Tag: article

What’s Really Wrong With America

Filed in Alan Greenspan, BP, Gold, GOld juniors, Lear, o by on February 28, 2011 0 Comments
What’s Really Wrong With America

Here’s a wonderful video I came across visiting Washington’s Blog this morning. It’s a great read if you haven’t discovered it already. As the video reminds us…. “The Funders” are not “The People”. You have to act to get it back. There is a reason everything is so screwed up. The further you stray from our beginnings the worse everything becomes. Related Article: NEWSFLASH: The Meltdown Didn’t Have to Happen Bill Black: Fire Holder, Geithner and Bernanke The No Spin Zone: Bill Black Calls BS Epic Fail: Brooksley Born Demolishes Alan Greenspan Matt Taibbi: Goldman is “Re-creating the conditions for another crash” To learn more about Wealth Daily click here Advertisement 21st Century Medicine … Is exactly what you thought it would be. An AIDS vaccine has been tested. New organs are being grown. Limbs are being created from scratch. But humanity isn’t the sole motivator… Serious cash stands to be made by curing diseases. One small biotech firm — featured on 60 Minutes — is on the path to even wilder medical breakthroughs. To see what I mean and learn about this company, watch this brief presentation . What’s Really Wrong With America originally appeared in Wealth Daily . Wealth Daily is a free daily newsletter featuring contrarian investment insights and commentary.

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Look! Gold and Silver Company Warrants Dramatically Outperform …

Filed in African Gold, Bank Gold, Gold, o, warrants by on February 18, 2011 0 Comments

Isn’t it time investors, analysts and commentators conveyed the truth, the whole truth and nothing but the truth when it comes to investing in gold bullion and gold-related securities? This article will do just … Most financial writers and advisors are of the mistaken impression that warrants are just associated with penny stocks – the ‘juniors’ – but as the breakout of commodity-related companies with LT warrants*by market cap below shows that is not entirely the case: …

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OPEC’s Cheating and Peak Oil

Filed in BP, EPS, Gold, GOld juniors, lead, o, recession, shares, target by on December 30, 2010 1 Comment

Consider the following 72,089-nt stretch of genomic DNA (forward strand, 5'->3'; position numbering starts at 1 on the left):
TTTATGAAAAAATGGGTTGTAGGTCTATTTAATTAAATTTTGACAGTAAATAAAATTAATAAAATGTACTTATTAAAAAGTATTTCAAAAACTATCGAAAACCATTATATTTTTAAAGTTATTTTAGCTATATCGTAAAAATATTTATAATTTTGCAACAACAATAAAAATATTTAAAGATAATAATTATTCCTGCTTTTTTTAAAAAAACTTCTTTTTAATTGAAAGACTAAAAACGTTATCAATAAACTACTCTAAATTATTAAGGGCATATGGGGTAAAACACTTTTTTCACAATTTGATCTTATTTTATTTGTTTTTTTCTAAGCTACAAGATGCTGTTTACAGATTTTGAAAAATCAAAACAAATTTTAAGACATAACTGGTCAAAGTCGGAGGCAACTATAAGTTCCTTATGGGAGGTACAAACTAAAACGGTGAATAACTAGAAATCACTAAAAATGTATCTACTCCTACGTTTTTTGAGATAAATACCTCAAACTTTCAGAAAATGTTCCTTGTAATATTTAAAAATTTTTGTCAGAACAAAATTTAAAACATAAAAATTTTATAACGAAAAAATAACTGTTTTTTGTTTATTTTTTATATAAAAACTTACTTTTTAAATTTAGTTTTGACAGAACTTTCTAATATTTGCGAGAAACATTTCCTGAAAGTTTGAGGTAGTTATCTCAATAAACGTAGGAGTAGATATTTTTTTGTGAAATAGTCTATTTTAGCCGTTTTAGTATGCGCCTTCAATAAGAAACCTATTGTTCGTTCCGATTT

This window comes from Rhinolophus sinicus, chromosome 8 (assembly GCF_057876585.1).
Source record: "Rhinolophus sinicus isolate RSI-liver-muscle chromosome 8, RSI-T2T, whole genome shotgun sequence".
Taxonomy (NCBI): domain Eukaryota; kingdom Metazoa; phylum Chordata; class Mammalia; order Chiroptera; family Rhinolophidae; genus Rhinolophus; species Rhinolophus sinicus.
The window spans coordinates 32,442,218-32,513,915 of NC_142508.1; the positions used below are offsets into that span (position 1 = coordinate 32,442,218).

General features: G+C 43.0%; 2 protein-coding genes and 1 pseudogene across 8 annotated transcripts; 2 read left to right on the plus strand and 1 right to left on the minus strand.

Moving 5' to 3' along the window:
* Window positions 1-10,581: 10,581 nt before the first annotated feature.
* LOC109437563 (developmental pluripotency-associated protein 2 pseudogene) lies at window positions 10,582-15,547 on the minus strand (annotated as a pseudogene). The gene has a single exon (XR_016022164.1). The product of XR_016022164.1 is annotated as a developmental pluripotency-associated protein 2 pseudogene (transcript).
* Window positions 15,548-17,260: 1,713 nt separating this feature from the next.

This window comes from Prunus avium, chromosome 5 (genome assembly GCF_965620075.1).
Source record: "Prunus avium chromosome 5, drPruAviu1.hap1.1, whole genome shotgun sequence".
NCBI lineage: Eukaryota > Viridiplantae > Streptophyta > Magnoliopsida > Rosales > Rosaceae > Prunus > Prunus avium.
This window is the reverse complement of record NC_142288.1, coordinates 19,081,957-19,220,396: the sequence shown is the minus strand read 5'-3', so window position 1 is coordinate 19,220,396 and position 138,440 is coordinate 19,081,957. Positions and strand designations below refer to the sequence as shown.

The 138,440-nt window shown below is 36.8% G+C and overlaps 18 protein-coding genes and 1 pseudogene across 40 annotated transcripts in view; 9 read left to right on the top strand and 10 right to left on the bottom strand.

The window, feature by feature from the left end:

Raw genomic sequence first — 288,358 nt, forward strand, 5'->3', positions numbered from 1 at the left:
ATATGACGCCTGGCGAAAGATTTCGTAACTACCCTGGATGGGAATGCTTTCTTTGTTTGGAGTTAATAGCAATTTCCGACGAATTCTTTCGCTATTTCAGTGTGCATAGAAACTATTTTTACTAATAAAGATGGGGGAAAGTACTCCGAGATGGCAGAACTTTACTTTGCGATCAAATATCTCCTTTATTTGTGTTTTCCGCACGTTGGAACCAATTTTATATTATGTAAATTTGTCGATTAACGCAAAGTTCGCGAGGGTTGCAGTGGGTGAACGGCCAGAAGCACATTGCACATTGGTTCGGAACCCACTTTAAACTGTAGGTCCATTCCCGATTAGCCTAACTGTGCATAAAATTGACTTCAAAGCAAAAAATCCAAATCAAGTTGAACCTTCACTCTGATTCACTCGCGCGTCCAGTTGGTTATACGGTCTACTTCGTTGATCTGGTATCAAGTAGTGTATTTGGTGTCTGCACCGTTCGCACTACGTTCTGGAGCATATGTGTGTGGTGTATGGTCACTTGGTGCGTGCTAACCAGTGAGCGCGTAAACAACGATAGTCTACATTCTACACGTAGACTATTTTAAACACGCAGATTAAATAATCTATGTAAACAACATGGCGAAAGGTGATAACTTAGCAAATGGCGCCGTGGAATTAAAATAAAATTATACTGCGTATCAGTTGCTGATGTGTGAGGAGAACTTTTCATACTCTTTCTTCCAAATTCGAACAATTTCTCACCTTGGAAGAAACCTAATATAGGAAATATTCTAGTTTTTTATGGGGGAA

OPEC’s Cheating and Peak Oil

Editor’s Note: In light of recent energy price spikes, this article by my colleague Nick Hodge seems especially relevant. It was originally published in our sister publication, Energy and Capital . If you’re interested in learning more about peak oil — and its implications for investors — EAC is a daily must-read. Adam Sharp Analyst, Wealth Daily —————————— Now that peak oil production has passed , all sorts of interesting tidbits are emerging. Take the December 13th BusinessWeek article that declared OPEC is cheating the most since 2004… Apparently, the oil cartel pumped 26.78 million barrels per day (mmbd) this year. Yet they have a production limit of only 24.845 mmbd, set at the end of 2008 in response to the recession. So your friendly neighborhood fuel gang has been breaking its output limit by 1.934 million barrels — everyday, all year long. ~~SIGNUP_WD~~ With crude at its highest price in two years, overproduction allows OPEC members to boost profits without formally changing output targets. An extra 1.934 mmbd at $80 works out to a nice “informal” $56.47 billion boost. OPEC’s been lying… That’s nothing new. What’s important here is to note the willingness to extract as much as they can as prices rise. Analysts, start your engines If the price of oil creeps high enough, OPEC will officially raise its target to cash in. $100 seems to be the obvious trigger to make that happen, and the consensus is that it will happen this year. Oil’s at $91.43 as I write this— up 30% from the year’s low. Goldman says it’ll “average $100 in 2010 and $110 in 2012.” JPMorgan says we’ll see $120 by the end of 2012. Adding to the pricing fire, U.S. stockpiles declined by 19 million barrels this month thanks to intense cold and holiday travel. That’s the biggest monthly decrease since December 2006. I’m sure you’ve noticed gas station marquee numbers are back on the march. A $3.00 appetizer Prices at the pump have officially broken $3.00 for the first time since October 2008. And they aren’t expected to ease anytime soon. John Hofmeister (former President of Shell, current Head of Citizens for Affordable Energy) is touring TV land this week with a new prediction: We’ll be paying $5.00 per gallon in less than two years, and sometime between 2018 and 2020 there will be another 1970s-style energy shortage requiring rationing. And this guy didn’t just jump on the bandwagon; he’s been saying for years that “the last days of affordable gas are behind us.” He’s been attacking our national energy policy since the turn of the century, saying business as usual would lead us to an “energy abyss”. And like an ever-increasing cadre of oil execs, he admits conventional oil production is in decline, and is convinced we must turn to unconventional sources to fill the gap— and avoid gas station rationing. There’s still time to put this trend to work for your portfolio. Oil at $…